Munde, Athavale to share dais at Ramabai Nagar
Dalit leader Ramdas Athavale and senior Bharatiya Janata Party leader Gopinath Munde will share the dais at Ghatkopar’s Ramabai Ambedkar Nagar, 14 years after the Dalit colony had turned against Munde and the saffron combine following the deaths of 11 Dalits in police firing here.mumbai Updated: Feb 08, 2011 01:54 IST
Dalit leader Ramdas Athavale and senior Bharatiya Janata Party leader Gopinath Munde will share the dais at Ghatkopar’s Ramabai Ambedkar Nagar, 14 years after the Dalit colony had turned against Munde and the saffron combine following the deaths of 11 Dalits in police firing here.
Athavale, who heads the Republican Party of India (RPI), and Munde, will come together on February 10, to commemorate the 17th anniversary of the renaming of Marathwada University after Dalit icon Dr Babasaheb Ambedkar, which falls on January 14.
On July 7, 1997, after 11 people were killed in the police firing at Ramabai Nagar, Athavale, like most Dalit leaders, demanded the scalp of Munde, who was the home minister then.
Munde had supported the police’s theory that they had to fire to prevent a rioting mob from torching an oil tanker. Munde’s stand turned Dalits against him.
The community voted against the Shiv Sena-BJP combine in the 1999 Assembly elections.
Athavale’s move to join hands with the saffron parties 14 years later signals his growing frustration with the ruling alliance and his party workers’ dissatisfaction with being left out of the power equation in the state.
None of the prominent Dalit leaders got elected to Parliament in the 2009 Lok Sabha elections. Athavale lost from his constituency, Shirdi, and blamed the Congress and Nationalist Congress Party for it.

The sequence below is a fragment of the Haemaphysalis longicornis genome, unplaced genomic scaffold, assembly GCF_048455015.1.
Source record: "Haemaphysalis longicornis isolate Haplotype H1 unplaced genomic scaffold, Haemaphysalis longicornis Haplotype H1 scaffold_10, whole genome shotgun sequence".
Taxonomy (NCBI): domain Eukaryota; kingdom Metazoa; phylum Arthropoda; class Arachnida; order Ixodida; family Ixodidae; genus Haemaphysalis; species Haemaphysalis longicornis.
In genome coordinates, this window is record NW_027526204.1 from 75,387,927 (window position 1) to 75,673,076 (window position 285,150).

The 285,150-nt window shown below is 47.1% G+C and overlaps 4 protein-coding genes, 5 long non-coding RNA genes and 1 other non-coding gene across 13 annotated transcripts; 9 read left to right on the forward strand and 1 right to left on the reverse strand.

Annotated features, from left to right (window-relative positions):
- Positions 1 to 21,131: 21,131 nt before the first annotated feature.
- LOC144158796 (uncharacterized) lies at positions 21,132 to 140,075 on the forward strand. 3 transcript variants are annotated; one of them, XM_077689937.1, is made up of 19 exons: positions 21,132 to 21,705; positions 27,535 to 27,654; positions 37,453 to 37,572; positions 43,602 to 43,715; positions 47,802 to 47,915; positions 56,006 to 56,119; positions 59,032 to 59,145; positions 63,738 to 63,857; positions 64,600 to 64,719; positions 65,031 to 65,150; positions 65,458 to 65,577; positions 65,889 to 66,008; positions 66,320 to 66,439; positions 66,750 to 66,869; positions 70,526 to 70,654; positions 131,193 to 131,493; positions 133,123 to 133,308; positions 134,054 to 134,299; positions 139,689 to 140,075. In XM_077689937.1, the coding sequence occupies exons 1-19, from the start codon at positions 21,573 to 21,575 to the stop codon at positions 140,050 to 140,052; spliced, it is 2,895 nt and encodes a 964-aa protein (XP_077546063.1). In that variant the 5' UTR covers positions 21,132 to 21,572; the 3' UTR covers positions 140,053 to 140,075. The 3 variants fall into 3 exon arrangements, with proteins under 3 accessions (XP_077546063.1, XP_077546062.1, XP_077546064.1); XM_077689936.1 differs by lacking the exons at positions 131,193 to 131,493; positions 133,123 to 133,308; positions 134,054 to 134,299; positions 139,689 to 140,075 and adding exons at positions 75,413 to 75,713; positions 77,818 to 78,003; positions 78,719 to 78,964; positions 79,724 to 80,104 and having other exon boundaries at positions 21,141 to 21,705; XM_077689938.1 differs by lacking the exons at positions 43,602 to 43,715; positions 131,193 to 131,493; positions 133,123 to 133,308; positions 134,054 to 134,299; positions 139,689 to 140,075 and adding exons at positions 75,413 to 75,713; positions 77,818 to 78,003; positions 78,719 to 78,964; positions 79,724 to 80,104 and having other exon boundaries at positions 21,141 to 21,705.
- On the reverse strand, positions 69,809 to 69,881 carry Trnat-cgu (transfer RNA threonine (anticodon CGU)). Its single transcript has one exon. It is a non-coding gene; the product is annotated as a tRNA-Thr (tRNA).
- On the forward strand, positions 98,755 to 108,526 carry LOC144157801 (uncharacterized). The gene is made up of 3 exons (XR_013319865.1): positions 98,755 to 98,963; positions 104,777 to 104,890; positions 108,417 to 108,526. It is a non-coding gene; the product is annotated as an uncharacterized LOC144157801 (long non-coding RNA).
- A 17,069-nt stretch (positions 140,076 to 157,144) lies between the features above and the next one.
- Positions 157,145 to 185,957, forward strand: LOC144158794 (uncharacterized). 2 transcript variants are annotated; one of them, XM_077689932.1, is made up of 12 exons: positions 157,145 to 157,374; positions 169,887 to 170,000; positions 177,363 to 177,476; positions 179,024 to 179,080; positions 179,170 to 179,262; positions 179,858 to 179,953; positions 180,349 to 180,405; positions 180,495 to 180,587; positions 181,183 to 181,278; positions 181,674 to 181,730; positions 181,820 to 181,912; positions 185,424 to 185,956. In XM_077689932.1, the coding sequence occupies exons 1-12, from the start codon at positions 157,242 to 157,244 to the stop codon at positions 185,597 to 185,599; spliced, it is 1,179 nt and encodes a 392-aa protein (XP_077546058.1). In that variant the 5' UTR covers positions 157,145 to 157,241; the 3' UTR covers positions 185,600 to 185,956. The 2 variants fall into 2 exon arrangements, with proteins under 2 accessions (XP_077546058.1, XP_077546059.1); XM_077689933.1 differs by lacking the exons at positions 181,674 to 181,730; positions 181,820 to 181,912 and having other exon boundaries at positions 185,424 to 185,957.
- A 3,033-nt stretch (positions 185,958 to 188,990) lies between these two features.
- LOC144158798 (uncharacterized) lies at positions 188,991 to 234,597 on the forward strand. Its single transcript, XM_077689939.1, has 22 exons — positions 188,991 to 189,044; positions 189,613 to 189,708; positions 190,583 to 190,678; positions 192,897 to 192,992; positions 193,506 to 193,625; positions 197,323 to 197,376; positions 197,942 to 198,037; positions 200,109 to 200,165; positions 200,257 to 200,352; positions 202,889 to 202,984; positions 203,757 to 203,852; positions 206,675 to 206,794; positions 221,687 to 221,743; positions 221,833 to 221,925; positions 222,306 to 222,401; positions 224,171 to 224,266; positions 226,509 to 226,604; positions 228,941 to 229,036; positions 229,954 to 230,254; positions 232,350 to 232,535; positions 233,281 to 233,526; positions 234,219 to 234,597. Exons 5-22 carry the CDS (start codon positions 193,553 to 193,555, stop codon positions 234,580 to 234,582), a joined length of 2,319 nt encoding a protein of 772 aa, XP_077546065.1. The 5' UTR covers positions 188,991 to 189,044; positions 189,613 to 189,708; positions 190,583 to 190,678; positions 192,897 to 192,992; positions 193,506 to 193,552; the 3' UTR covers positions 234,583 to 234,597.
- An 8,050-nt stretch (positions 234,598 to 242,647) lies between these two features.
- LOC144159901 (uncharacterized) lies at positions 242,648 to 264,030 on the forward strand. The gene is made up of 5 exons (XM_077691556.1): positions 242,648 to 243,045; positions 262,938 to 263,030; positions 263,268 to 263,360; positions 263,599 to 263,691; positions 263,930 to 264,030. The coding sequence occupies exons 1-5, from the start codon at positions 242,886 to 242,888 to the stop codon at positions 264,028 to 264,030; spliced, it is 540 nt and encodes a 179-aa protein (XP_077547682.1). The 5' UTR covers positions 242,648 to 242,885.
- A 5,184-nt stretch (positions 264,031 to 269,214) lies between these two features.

“Athavale is doing this for political survival by sending a signal to the Congress-NCP that he has other choices. The Sena and BJP are playing politics of opportunism,” political analyst Surendra Jondhale said. He added that in the last two elections, Dalits have shown that they are making their own electoral choices and clearly not backing parties like Athawale’s RPI as a mass.
Dr Pradip Jawale, who has lived in Ramabai Nagar for 40 years, said: “There is lot of anger among people here after he met Thackeray and this political stunt of getting Munde is not going to win him any brownie points. Dalits don’t vote for the RPI as a united group any more. The electorate is fractured.”
“The locals themselves decided to call Munde because he had participated in the movement for renaming Marathwada University and even went to jail for it,” Athavale said.
“He is being called not as a BJP leader but as a politician and backward classes leader who supported Dalits then.”
He admitted that political equations were changing.
“Sena chief Bal Thackeray has given us a proposal to unite Bhim Shakti and Shiv Shakti,” he said. “We have not taken any decision but there is sense of disenchantment with Congress and NCP among party workers."